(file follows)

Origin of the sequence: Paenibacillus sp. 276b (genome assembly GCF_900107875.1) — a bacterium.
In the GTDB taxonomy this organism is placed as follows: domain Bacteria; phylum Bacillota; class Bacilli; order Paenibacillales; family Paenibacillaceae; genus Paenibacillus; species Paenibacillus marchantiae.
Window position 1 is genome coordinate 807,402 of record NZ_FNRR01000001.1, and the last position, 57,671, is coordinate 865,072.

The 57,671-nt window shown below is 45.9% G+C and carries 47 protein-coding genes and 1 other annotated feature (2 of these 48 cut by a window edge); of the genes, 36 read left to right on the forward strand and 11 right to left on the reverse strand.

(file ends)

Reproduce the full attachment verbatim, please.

Origin of the sequence: Paenibacillus sp. 276b (genome assembly GCF_900107875.1) — a bacterium.
In the GTDB taxonomy this organism is placed as follows: domain Bacteria; phylum Bacillota; class Bacilli; order Paenibacillales; family Paenibacillaceae; genus Paenibacillus; species Paenibacillus marchantiae.
Window position 1 is genome coordinate 807,402 of record NZ_FNRR01000001.1, and the last position, 57,671, is coordinate 865,072.

The 57,671-nt window shown below is 45.9% G+C and carries 47 protein-coding genes and 1 other annotated feature (2 of these 48 cut by a window edge); of the genes, 36 read left to right on the forward strand and 11 right to left on the reverse strand.